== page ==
Jörgen Larsson conducted business with Russia in the 1990s. He was under surveillance by the FRA during this time and until last week was completely unaware of the fact. Jörgen Larsson had never been suspected of any criminal offence – a legal requirement for invoking a bugging operation.
“It feels terribly insulting. People say that we live in this super-democracy, although we are treated as if we live in a dictatorship,” Jörgen Larsson said to local newspaper Norrbottens-Kuriren.
Jörgen Larsson’s name appeared on a list that circulated in the media last week of 103 people that had been under surveillance by FRA during the 1990s.
“At the end of last week an acquaintance of mine told me that I was on the list, despite the fact that there had never been any suspicion that I committed a crime,” Larsson told Norbottens-Kuriren.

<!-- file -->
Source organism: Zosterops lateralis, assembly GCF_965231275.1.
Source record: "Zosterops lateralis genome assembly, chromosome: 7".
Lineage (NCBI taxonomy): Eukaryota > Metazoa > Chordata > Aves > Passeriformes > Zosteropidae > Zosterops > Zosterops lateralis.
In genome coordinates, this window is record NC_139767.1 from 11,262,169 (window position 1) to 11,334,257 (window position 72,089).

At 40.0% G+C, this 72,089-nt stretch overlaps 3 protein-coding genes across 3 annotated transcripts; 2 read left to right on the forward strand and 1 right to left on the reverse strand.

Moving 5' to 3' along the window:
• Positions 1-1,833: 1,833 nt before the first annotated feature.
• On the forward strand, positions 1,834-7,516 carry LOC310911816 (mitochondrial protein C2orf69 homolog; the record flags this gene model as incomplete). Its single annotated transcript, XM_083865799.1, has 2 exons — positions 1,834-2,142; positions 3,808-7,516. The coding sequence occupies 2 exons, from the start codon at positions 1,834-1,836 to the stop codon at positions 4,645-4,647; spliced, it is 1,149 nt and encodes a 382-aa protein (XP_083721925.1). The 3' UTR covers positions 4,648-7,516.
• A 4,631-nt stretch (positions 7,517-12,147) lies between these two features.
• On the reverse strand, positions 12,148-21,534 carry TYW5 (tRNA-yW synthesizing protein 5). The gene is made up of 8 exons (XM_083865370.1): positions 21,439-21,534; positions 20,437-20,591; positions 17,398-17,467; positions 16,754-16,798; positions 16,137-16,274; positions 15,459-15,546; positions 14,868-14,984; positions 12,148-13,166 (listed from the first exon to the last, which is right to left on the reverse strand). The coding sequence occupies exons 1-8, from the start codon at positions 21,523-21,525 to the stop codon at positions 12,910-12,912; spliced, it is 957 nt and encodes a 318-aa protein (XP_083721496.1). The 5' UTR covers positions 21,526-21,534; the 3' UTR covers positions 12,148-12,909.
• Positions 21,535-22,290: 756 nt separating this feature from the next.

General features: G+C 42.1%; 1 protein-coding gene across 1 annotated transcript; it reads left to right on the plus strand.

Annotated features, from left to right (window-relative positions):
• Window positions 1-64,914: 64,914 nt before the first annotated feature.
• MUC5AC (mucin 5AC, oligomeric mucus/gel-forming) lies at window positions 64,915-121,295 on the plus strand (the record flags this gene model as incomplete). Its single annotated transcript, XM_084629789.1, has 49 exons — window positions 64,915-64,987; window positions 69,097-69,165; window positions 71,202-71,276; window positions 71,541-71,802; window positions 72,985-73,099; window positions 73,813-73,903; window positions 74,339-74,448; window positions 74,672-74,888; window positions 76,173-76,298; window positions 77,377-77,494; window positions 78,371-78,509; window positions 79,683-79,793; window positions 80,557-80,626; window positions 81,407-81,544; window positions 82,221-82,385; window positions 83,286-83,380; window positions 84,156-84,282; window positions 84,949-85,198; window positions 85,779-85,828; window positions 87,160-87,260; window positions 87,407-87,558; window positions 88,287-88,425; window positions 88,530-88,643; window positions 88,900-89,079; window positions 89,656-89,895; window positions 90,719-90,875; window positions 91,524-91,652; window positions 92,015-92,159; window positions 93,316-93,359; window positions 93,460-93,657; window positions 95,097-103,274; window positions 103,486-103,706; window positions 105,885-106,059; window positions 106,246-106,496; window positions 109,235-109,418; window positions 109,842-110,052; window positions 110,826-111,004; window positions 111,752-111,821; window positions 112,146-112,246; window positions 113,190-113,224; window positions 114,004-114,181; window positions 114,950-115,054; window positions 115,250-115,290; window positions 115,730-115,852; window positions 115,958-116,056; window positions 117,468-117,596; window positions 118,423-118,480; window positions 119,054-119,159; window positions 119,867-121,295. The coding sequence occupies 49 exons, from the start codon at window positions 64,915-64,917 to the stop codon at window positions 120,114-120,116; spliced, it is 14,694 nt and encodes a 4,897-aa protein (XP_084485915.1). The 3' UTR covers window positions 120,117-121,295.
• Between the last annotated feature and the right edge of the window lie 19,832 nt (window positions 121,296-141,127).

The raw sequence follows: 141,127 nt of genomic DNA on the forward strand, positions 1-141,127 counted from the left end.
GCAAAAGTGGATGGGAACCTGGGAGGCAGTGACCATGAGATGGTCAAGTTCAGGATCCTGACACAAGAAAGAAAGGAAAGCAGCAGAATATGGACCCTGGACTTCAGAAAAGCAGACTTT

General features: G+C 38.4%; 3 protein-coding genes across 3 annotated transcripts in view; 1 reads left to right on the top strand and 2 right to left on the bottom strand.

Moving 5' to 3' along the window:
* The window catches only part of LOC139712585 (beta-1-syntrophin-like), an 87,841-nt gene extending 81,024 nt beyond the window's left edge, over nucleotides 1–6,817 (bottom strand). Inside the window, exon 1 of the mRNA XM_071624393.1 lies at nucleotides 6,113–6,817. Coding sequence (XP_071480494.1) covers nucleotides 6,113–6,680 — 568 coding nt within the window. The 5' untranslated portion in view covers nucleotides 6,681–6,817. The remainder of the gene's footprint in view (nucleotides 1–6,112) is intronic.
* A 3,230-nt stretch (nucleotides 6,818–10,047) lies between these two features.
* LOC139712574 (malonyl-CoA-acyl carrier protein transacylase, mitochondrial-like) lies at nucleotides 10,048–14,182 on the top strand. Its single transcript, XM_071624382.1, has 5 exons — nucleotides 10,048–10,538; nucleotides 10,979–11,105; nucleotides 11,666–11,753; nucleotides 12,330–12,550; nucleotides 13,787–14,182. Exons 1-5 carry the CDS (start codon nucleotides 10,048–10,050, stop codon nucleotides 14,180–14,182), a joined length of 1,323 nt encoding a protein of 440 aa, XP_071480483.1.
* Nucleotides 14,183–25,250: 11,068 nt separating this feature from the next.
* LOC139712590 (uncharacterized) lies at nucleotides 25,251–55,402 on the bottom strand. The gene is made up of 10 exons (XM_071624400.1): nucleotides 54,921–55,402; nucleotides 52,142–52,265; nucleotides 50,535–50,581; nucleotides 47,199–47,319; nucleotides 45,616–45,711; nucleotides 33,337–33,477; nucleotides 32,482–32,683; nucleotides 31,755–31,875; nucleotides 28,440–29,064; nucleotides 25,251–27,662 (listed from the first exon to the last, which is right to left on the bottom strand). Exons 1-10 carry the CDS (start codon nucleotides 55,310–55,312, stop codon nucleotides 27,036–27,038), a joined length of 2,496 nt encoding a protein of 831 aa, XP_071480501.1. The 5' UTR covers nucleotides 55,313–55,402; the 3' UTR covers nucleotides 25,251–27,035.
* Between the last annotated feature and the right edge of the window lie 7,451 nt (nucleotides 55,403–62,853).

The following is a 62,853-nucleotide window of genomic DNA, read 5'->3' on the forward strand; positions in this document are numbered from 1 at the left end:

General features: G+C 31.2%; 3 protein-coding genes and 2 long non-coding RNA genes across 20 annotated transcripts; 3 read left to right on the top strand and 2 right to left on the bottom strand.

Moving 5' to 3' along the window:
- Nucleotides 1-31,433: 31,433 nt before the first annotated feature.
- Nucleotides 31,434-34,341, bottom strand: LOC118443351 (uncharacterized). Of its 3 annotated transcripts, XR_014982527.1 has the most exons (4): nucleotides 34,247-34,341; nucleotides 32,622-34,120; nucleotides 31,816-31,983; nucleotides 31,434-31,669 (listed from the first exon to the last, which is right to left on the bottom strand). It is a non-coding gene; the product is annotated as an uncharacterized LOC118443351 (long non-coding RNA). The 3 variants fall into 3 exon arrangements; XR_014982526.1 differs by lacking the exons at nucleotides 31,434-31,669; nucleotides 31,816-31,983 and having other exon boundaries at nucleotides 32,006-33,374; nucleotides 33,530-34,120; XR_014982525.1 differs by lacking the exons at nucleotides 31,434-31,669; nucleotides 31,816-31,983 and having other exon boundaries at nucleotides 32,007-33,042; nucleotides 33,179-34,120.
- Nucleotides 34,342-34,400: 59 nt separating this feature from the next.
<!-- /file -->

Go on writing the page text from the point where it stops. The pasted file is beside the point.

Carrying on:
Larsson has now reported the FRA to the Chancellor of Justice.
“I want them to investigate what has been going on, why I and so many others have been illegally bugged, and I also want to hear the attorney-general’s position on illegal bugging,” said Jörgen Larsson.
The list of 103 names emerged after is was submitted in connection with a report by a FRA employee to the Swedish Data Inspection Board (Datainspektionen).
Sveriges Television’s (SVT) news program Rapport made the list public, and the attorney-general opened an investigation into whether the FRA employee had acted in breach of the code of professional secrecy.
The revelation of the list and the surveillance of the 103 people, led to accusations that FRA had breached existing post and telecommunications legislation.
The vice-chief prosecutor, Agneta Hilding opted not to open a preliminary investigation in the case.
FRA’s operations are guarded with extreme secrecy. However, the agency has come under fire since the government passed a new controversial law allowing the agency to monitor cable-borne telecommunications and internet traffic which crosses Sweden’s borders.